The Old Louisville Journal

A Monthly Summary of News and Events in Old Louisville
Published by OLIC, Inc., a 501(c)(3) Corporation     

  Volume 30, Issue 4

April 2008    

Mike and Rhonda Williams picking up their order. 
Jerry Birchbach, one of our volunteers, is in the background behind them.

Spring Into the Planting Season
By Nancy Gall-Clayton
Chair 08 SSNA Bedding Plant Sale

The ice and snow have melted, and it’s time to order plants to brighten your yard and porch! Second Street Neighborhood Association is ready to help you get ready for the growing season with its 21st annual plant sale on Friday, April 25 and Saturday, April 26.

Again, this year, we’ll be in the garage behind 1381 S. Second St. (home of Anne and Matt Lyons), which is the sixth house north of Magnolia Ave. Look for our signs in the alley between First and Second Sts. This year we’re adding a pick-up time on Friday evening, April 25, from 5:30 to 7:00 pm to accommodate those who just can’t wait to get dirt under their fingernails. You can also pick up orders as usual from 9:00 am to noon on Saturday, April 26. Special arrangements for pick-ups can be made by calling Jo Ann at 636-1751.

You should order lots of impatiens, the showiest and easiest to grow plants around, if you have a shady garden area. If you have sunny areas, consider flats of zinnias, dianthus, and alyssum. Our hearty geraniums, dracaena spikes, and sweet potato vines all look wonderful in planter urns. We’re thrilled to offer the fabulous Wave Petunias again and we have begonias for both sun and shade. Nothing is prettier on a porch or a deck than a hanging basket – whether you choose the popular Boston fern or a flowering plant like the spectacular sun-loving scaevola that produces non-stop blooms of blue fan-shaped flowers. You’ll find even more ideas on the order form in the centerfold of the newsletter. In addition, if you want a plant or color not shown, please call Jo Ann at 636-1751.

We’re thrilled that Old Louisville landscape designers, Kevin Kouba and Rick Tabb of Bearwood Gardens, will be on hand to answer your questions. They have personally selected perennials that are not on the order form, but will be available – until sold out – during pick-up times. Our friendly “worm expert,” Paul Schellenberger, will join us on Saturday to talk with you about the use of worm castings and starting a compost project.

Purchases help beautify Old Louisville, and all profits are used to improve the neighborhood. Our ordering deadline is Friday, April 18. If you need extra forms, please make copies or email and she will send you more order forms. If you are not satisfied with your purchase for any reason, we’ll cheerfully make a refund. That’s our personal guarantee!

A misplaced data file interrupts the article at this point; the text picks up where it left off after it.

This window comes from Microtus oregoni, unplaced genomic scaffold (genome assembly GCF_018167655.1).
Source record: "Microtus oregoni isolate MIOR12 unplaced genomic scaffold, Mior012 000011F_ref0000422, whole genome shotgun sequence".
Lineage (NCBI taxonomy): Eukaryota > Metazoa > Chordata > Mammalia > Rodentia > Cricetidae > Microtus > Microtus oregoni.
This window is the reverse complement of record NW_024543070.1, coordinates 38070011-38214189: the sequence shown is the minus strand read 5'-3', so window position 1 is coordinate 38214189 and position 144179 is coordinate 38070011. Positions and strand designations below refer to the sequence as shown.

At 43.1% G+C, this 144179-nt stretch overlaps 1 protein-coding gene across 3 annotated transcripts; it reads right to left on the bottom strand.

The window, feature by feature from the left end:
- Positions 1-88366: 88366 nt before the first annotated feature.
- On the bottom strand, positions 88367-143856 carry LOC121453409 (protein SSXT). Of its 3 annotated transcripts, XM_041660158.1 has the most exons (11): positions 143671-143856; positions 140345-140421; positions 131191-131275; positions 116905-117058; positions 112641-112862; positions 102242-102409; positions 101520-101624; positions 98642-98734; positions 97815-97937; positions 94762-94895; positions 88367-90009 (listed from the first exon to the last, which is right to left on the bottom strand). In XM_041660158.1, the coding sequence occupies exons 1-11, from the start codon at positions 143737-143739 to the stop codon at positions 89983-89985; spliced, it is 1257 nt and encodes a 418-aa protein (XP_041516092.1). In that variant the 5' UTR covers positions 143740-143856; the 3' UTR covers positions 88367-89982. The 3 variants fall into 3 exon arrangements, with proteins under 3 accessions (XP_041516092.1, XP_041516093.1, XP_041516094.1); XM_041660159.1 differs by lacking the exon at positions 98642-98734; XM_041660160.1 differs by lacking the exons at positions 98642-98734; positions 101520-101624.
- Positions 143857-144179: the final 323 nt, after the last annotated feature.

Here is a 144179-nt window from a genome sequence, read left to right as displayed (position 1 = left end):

2008 Plant Sale Order Form

Don’t forget April 5th-

Central Park Clean-Up Day!


Letter to the Editor:

The following letter is in response to the editorial in the March edition of the Journal.

Dear Editor,

I feel compelled to address the issue of whether new carpet was needed at the Old Louisville Information Center. The answer is an absolute yes. I feel I am in a position to know. Around 5 years ago I began working at the Information Center for about 5 months. I remember my embarrassment when individuals would come into the Center to ask for information about historic Old Louisville. The carpet was so worn and threadbare it looked as if we cared about the neighborhood, but not the Center itself. I followed this by cleaning the Information Center twice a month for almost 3 years. The carpet had been heavily and permanently stained from years of use. Sections would pull apart at the seam lines when cleaned. At one time I even borrowed a good quality carpet cleaner to see if I could remove some of the stains. I did this on my own time and at my own expense. The carpet was so far gone that nothing could have helped it. It looked no better when I finished than when I began.

I have not cleaned at the Information Center for almost 2 years. I have not seen the burn marks mentioned by a previous letter to the editor. But replacing the carpet was years overdue. A special thank you should go out to George Unseld for making funds available for this project. (Now, about the faded and discolored walls in the Information Center…)

Jerry Birschbach
7105 Venetian Way


printers of the Old Louisville Journal

Editorial Policy: Letters and articles submitted to The Old Louisville Journal may be edited with regard to space and/or content. Letters to the Editor must be signed with a verifiable signature and address  

Unseld Funds St James Court Art Show™